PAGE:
|Today at Lane Tech|
I assumed that the outrageous banning of the graphic novel Persepolis was the move of some misguided middle-level bureaucrat. But by this afternoon, CEO Byrd-Bennett had not only taken credit for the banning, she had doubled-down by declaring the book to be inappropriate for seventh-graders "because it contains "graphic language and images."
And here I always thought that graphic language and images were the mark of great literature -- especially of a graphic novel. I also thought that it was the job of teachers to guide their students towards developmentally-appropriate reading. Do we really need the schools CEO to decide for teachers which books to ban?
An award-winning work, Persepolis has been translated into more than 40 languages. It was published in the United States as two volumes in 2003 and 2004 and later as a single volume. It was chosen by the Young Adult Library Association as one of its recommended titles and named as one of “100 Best Books of the Decade” by the Times of London.
Lane Tech students and teachers are having none of it. Today, lots of them poured out onto the rain-soaked streets after school to demand an end to book banning. One student told me that she was quite able to decide for herself which books to read and what to think of them. A Lane teacher called the banning ridiculous and told me that he had assigned the book to his students two years ago. The principal of another school told me that she was ordering 10 copies of Persepolis for her school library.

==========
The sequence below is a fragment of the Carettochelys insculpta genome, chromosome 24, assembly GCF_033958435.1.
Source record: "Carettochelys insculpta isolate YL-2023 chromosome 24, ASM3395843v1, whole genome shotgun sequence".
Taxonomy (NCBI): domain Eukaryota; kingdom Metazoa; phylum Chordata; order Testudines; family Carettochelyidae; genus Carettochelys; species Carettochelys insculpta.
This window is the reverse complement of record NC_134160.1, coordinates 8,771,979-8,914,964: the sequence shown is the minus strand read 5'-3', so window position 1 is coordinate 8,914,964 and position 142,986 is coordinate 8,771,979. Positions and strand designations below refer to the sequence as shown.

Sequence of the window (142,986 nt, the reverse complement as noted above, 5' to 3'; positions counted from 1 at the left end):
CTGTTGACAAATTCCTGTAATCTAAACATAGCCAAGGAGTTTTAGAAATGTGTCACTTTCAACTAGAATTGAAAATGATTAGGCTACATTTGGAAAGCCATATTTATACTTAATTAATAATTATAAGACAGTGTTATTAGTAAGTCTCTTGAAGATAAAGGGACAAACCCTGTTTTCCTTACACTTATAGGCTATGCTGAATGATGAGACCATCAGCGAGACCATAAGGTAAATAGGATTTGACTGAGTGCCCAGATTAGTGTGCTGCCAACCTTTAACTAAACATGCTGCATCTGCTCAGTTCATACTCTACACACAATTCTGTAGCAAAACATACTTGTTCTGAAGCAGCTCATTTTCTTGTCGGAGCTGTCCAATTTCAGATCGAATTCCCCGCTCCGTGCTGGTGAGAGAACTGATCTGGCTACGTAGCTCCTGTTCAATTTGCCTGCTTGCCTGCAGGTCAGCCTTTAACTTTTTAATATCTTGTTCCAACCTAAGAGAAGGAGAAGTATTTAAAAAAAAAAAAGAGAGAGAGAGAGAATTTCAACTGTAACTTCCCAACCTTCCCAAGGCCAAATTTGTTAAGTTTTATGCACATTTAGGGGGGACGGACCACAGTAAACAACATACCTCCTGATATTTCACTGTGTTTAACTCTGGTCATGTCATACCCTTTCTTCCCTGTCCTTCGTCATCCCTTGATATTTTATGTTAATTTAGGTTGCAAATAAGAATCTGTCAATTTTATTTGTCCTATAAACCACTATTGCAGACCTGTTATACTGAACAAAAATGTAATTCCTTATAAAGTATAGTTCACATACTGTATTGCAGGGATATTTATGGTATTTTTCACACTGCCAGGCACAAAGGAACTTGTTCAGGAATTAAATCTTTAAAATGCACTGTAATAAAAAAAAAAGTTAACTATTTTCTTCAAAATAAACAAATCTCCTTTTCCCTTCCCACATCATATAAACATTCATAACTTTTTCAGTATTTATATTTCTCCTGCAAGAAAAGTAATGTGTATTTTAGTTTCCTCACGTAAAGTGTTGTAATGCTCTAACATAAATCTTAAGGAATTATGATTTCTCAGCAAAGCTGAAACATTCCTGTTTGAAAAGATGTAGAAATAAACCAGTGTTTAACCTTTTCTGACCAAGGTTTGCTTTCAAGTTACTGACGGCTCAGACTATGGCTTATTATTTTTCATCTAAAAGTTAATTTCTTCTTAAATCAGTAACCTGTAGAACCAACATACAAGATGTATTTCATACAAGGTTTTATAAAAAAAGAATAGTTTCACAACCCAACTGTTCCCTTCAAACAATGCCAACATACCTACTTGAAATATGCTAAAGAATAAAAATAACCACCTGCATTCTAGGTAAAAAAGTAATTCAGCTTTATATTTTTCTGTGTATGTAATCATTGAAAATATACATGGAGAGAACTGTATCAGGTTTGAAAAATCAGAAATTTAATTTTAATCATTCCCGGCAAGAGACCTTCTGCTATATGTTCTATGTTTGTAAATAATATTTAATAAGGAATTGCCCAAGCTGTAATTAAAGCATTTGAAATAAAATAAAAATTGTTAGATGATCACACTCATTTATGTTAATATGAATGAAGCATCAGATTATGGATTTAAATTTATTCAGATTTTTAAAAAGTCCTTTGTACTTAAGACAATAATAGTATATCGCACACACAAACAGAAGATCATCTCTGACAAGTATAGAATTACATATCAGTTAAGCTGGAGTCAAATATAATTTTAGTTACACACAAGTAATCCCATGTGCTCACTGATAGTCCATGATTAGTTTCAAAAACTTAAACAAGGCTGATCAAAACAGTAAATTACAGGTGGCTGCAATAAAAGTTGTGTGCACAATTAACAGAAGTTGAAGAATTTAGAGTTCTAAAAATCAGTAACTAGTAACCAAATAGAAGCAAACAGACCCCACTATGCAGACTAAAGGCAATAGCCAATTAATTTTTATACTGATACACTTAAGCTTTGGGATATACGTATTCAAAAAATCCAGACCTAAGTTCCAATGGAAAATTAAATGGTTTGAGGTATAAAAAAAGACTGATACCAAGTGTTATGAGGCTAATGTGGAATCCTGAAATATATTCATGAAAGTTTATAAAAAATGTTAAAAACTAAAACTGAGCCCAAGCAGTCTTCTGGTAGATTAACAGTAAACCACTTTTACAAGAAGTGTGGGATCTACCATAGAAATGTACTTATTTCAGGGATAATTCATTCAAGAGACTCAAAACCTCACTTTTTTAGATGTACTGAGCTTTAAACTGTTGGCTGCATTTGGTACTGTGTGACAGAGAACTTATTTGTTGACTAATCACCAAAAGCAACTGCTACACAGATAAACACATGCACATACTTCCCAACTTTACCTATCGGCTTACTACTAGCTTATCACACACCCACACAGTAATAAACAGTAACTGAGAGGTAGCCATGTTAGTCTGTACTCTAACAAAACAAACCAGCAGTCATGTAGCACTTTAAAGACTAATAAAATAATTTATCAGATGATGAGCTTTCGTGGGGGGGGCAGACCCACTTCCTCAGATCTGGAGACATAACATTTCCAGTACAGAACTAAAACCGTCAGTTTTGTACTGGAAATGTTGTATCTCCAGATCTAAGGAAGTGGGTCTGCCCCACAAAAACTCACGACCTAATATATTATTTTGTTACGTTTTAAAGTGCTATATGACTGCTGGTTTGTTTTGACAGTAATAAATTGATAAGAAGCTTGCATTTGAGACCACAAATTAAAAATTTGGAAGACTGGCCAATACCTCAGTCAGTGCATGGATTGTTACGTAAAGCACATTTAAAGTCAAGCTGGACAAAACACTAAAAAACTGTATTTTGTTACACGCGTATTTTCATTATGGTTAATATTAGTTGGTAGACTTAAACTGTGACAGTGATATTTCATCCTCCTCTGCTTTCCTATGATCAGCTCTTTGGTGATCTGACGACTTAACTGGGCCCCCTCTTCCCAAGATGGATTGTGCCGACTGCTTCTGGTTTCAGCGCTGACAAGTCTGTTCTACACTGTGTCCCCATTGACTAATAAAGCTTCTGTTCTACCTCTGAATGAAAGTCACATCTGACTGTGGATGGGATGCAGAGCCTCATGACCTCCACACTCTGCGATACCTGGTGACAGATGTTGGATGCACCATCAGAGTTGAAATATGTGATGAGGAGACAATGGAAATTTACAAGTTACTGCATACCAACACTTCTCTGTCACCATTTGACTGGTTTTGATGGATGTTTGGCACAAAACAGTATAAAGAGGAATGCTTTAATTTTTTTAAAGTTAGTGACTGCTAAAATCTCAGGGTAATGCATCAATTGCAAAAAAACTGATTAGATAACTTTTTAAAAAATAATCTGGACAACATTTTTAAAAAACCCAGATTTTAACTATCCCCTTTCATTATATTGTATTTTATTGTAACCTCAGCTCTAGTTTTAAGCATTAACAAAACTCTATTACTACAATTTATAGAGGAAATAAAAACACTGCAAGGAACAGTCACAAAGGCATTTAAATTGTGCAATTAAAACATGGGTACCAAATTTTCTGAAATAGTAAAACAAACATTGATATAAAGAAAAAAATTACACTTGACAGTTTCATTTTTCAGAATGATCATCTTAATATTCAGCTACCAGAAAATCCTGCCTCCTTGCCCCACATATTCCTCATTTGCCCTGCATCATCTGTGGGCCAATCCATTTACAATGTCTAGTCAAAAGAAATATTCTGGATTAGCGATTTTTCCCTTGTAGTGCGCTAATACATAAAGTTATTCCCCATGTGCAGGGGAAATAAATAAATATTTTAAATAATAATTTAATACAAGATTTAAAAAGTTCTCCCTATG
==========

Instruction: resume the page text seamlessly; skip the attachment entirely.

As is usually the case, book banning soon turns into its opposite. The publishers of Persepolis must be grinning from ear to ear today after hearing the news from Chicago. Please ban more of our books, I can almost hear them appealing to CPS 'crats. As for Rahm, BBB & Co., I can't imagine this going well for them. Can you?